I can understand why you might grasp at such straws in an attempt to maintain your faith but… really? Do you honestly believe that one day we will all learn that Smith’s claims regarding The Book of Abraham were legitimate?

      Man. I don’t know what to say.

      • darkmatter20 Reply

         “Man. I don’t know what to say.”

        You should be saying that you don’t believe what Smith wrote or why he wrote it or why the church has it today…….. and move on. Nothing forces you to believe or not believe.

        “”Do you honestly believe that one day we will all learn that Smith’s claims regarding The Book of Abraham were legitimate?”

        As with most things critical of the restoration, from Bloggs to Spaulding to Hofmann, most critics end up on the wrong side of history but it takes time. So to answer your question, yes I do think that Smith’s claims will eventually be vindicated but probably after the millenium starts is my guess.

        • Richard of Norway Reply

          Nothing forces you to believe or not believe. 

          Thanks, that’s true.

          Thing is: Nothing forces you to believe either and yet you still feel compelled to, despite all evidence. That’s what befuddles my mind. I just don’t get it.

          • darkmatter20

            sure, but you don’t get it because you have lost all trace of the spirit and what happens when god instructs an individual personally via the scripture. so even if the evidence points to a mistake in translation, when one reads the text there are still many many teachable moments that come from god directly. no where is this more evident than in the pogp, although d&c comes close. but, like i said, once you loose the spirits company you can’t be blame for not believing and thinking that this all ‘befuddles’ you mind (nice word by the way). and there isn’t any punishment or hell trip in this just missing out on some personal tutoring from god himself.

        • LDSRevelations Reply

          “As with most things critical of the restoration, from Bloggs to
          Spaulding to Hofmann, most critics end up on the wrong side of history
          but it takes time.”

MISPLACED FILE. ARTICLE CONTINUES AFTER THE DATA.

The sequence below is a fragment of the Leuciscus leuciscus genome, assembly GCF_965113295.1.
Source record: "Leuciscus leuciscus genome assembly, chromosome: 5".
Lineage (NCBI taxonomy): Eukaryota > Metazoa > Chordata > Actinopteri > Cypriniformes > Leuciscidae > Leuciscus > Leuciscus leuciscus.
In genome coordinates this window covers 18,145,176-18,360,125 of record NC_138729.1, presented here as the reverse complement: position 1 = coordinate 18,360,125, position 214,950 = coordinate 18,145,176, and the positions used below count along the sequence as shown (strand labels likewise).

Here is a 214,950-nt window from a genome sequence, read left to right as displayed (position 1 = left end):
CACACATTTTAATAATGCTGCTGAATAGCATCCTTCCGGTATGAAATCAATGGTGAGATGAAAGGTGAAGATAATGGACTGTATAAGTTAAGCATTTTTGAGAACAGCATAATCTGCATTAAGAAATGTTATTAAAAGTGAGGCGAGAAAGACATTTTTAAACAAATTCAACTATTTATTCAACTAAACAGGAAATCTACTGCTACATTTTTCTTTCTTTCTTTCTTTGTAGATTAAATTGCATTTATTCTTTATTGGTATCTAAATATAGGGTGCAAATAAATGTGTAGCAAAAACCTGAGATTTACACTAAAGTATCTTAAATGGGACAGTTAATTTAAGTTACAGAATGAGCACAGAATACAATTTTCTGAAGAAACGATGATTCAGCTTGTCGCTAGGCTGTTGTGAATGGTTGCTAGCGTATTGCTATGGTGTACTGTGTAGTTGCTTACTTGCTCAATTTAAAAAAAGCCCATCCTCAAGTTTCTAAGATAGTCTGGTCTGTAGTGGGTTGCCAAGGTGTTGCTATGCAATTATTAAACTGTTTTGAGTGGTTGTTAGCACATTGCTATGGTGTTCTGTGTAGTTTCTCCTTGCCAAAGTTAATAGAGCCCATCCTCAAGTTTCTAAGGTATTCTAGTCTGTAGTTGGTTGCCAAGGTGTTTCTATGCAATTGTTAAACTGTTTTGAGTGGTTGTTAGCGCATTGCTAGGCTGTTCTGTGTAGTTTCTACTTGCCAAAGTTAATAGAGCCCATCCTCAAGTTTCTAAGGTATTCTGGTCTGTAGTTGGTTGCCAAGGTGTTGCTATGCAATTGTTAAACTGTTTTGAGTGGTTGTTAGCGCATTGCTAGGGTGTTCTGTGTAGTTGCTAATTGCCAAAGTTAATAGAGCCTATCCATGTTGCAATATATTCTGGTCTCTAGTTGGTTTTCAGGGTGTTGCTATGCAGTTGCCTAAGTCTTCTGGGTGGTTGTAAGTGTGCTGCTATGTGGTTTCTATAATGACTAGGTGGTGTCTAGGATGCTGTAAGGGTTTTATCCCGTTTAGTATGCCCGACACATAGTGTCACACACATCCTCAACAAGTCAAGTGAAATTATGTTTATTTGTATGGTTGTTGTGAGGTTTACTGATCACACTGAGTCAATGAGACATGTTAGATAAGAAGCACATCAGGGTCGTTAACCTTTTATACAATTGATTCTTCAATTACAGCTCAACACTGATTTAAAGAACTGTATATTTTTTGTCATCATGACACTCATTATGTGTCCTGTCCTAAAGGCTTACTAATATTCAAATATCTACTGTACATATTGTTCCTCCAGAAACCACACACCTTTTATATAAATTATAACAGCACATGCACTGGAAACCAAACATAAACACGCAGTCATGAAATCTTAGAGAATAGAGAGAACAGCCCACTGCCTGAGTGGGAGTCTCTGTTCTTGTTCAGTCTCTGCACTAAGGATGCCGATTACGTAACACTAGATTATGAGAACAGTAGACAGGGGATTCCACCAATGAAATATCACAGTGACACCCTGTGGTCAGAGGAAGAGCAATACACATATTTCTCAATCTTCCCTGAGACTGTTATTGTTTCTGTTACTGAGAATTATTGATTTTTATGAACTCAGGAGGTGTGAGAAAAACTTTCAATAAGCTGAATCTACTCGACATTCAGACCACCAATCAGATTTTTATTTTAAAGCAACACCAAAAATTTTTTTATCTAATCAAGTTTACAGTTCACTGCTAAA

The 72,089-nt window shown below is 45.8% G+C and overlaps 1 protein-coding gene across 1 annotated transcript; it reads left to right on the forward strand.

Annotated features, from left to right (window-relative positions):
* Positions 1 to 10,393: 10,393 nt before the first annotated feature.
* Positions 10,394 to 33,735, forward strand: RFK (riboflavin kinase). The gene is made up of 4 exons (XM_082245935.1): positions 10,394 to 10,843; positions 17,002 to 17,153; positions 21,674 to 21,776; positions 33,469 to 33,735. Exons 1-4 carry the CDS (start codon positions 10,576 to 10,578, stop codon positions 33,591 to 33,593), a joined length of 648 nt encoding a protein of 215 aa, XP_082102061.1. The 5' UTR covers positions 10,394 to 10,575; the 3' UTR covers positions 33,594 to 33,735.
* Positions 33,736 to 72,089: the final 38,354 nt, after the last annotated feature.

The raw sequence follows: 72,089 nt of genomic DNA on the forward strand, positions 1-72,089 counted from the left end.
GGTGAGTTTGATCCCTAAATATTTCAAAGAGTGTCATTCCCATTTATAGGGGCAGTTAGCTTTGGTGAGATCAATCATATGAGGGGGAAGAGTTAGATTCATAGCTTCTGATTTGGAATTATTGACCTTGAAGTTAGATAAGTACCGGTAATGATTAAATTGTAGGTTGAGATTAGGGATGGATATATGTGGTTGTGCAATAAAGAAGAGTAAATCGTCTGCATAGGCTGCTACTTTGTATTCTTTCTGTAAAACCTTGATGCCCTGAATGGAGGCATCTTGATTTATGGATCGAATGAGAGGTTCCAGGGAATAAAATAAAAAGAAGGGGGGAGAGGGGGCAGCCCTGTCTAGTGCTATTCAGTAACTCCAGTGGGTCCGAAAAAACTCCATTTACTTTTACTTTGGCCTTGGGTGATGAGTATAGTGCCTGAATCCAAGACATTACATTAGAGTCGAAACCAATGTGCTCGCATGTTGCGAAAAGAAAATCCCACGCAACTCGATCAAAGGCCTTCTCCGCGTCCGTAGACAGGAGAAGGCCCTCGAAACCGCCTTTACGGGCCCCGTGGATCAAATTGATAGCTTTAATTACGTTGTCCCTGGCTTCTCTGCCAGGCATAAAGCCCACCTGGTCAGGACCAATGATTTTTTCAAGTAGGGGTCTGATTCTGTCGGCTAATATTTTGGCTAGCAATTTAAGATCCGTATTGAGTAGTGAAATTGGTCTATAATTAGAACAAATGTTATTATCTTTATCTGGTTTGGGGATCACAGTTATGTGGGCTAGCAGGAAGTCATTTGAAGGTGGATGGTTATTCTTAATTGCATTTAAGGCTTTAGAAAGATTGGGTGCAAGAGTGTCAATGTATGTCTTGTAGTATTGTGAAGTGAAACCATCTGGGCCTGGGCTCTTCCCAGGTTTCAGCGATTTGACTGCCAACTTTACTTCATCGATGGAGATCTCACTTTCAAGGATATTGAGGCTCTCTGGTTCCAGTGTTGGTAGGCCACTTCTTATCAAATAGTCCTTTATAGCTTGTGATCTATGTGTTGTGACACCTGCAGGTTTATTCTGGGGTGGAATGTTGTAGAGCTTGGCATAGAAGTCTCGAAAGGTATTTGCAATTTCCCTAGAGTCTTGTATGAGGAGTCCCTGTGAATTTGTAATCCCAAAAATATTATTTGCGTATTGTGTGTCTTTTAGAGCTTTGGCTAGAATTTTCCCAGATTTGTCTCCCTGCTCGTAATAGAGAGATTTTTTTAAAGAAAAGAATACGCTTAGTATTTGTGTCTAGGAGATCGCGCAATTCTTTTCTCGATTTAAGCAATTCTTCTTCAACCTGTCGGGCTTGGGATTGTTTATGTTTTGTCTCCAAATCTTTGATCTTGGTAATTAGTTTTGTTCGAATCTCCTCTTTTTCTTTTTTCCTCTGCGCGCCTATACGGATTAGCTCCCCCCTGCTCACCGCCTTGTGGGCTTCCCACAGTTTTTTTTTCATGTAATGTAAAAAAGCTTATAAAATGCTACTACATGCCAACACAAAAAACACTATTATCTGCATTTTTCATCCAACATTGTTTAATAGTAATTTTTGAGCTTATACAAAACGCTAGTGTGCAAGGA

I couldn’t disagree more. History itself clearly shows that the Church and it’s Prophets, Seers and Revelators are and have been on the wrong side of history far more than the critics. Citing a few unsupported theories doesn’t address the dozens of issues with what Joseph claimed. Besides many critics don’t accept Spaulding and some like the Tanners rejected The Salamander Letter as a fraud when the Brethren were busy purchasing it.

          I’m going to have to go with the camp— both defenders and critics — that sees the papyri we have as something other than the source for of the BoA. If ‘further light and knowledge’ on the topic becomes available then I will have to adjust my thinking. But for now— your speculations aside— the evidence points to this no matter what someone wants to believe.

          • darkmatter20

             i couldn’t disagree more. we could add more to this list, tanners, rigdon, law…..all now largely forgotten by history (except by those who are also critical of the church too)

            yet the church continues to march on, baptizing people, building things (chapels and shoppings) and growing.

            and it may well be that the papyri we have isn’t the source of the book of abraham. the source was reported to have been burnt in that fire so this miraclous find could well be one that hoffman can be proud off (but is was before his time unfortunately)

    • Gunnar1961 Reply

      The Flat Earth Research Society still clings tenaciously to the conviction that given enough time, funding and support, they will yet eventually be able prove scientifically to all who are truly honest and reasonable that the idea of a globular earth orbiting around the sun is the purest nonsense.  Even that prospect is no more improbable than the prospect of eventually vindicating Mormon claims about the BoA.

      • darkmatter20 Reply